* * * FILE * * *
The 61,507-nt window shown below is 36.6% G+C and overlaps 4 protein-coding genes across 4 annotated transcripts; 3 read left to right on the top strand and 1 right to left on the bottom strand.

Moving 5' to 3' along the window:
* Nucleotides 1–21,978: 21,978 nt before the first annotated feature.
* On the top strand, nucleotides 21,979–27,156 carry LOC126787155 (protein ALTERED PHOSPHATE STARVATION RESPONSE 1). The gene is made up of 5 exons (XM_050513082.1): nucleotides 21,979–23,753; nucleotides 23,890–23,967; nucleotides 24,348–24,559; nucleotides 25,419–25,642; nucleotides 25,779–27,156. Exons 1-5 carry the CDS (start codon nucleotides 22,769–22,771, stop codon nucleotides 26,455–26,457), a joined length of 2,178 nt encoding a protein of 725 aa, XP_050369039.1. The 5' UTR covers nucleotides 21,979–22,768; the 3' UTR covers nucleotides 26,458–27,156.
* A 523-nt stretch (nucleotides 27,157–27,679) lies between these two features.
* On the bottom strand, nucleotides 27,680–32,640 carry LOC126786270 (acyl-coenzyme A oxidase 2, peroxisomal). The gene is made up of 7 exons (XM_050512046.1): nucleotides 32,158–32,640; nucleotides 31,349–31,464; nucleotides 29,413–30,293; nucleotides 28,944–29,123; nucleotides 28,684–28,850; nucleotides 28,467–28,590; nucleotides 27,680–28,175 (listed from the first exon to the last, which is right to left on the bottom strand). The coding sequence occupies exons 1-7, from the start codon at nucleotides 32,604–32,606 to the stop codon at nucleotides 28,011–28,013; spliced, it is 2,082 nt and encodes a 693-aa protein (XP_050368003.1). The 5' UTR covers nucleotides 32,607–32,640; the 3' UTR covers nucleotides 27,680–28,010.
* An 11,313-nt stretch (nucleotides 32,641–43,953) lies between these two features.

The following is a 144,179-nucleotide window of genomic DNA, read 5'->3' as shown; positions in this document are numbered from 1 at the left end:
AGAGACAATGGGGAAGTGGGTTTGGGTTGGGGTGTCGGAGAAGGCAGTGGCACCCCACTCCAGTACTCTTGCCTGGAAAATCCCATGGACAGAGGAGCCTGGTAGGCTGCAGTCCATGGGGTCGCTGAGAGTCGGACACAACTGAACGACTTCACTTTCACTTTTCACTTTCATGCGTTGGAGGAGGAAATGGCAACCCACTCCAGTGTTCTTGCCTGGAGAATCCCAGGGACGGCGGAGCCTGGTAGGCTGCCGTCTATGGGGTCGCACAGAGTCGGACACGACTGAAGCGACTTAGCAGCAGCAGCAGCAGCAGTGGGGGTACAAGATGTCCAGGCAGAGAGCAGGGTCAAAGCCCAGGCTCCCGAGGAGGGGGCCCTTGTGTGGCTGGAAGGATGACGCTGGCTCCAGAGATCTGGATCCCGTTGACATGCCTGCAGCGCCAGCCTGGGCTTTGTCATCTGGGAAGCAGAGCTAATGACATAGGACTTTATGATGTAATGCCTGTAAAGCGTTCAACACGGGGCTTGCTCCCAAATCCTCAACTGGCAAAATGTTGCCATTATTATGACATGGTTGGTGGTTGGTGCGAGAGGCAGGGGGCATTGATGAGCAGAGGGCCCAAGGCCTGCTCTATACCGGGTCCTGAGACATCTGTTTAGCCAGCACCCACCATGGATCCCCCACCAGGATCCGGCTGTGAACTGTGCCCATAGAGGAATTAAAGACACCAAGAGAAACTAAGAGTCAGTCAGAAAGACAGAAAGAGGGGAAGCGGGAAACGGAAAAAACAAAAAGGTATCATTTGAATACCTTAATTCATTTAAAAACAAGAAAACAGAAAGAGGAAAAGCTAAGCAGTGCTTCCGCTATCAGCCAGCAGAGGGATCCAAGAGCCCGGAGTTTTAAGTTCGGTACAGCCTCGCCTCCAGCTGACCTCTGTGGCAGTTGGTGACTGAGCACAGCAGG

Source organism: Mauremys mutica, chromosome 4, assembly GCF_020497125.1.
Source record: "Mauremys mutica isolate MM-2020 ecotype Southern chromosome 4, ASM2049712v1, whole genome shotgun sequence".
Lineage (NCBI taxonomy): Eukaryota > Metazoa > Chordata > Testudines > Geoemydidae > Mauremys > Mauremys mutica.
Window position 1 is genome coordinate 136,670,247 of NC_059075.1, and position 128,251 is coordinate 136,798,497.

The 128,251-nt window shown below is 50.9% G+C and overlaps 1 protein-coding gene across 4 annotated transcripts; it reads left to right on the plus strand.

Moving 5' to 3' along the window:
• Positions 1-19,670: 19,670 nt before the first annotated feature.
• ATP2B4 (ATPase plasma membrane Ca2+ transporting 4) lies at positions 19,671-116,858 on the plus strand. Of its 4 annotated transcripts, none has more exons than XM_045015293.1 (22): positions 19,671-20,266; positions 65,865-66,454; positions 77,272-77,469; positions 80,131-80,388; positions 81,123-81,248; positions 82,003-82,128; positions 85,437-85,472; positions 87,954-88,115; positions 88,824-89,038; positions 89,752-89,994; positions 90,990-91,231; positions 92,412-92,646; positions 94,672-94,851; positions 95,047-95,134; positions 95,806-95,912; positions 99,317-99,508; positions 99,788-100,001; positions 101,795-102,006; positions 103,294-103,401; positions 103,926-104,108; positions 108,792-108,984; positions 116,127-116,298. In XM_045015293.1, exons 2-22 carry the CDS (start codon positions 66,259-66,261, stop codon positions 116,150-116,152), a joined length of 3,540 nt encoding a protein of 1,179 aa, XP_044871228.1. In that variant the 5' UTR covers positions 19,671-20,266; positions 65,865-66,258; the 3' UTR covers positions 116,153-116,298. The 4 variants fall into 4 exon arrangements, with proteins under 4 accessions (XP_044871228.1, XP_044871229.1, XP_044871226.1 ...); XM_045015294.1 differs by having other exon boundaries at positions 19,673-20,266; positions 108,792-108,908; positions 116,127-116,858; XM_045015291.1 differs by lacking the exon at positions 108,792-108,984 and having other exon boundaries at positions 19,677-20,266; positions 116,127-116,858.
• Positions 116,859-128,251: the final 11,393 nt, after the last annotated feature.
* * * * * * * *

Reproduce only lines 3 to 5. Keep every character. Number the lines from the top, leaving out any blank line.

* Nucleotides 1–21,978: 21,978 nt before the first annotated feature.
* On the top strand, nucleotides 21,979–27,156 carry LOC126787155 (protein ALTERED PHOSPHATE STARVATION RESPONSE 1). The gene is made up of 5 exons (XM_050513082.1): nucleotides 21,979–23,753; nucleotides 23,890–23,967; nucleotides 24,348–24,559; nucleotides 25,419–25,642; nucleotides 25,779–27,156. Exons 1-5 carry the CDS (start codon nucleotides 22,769–22,771, stop codon nucleotides 26,455–26,457), a joined length of 2,178 nt encoding a protein of 725 aa, XP_050369039.1. The 5' UTR covers nucleotides 21,979–22,768; the 3' UTR covers nucleotides 26,458–27,156.
* A 523-nt stretch (nucleotides 27,157–27,679) lies between these two features.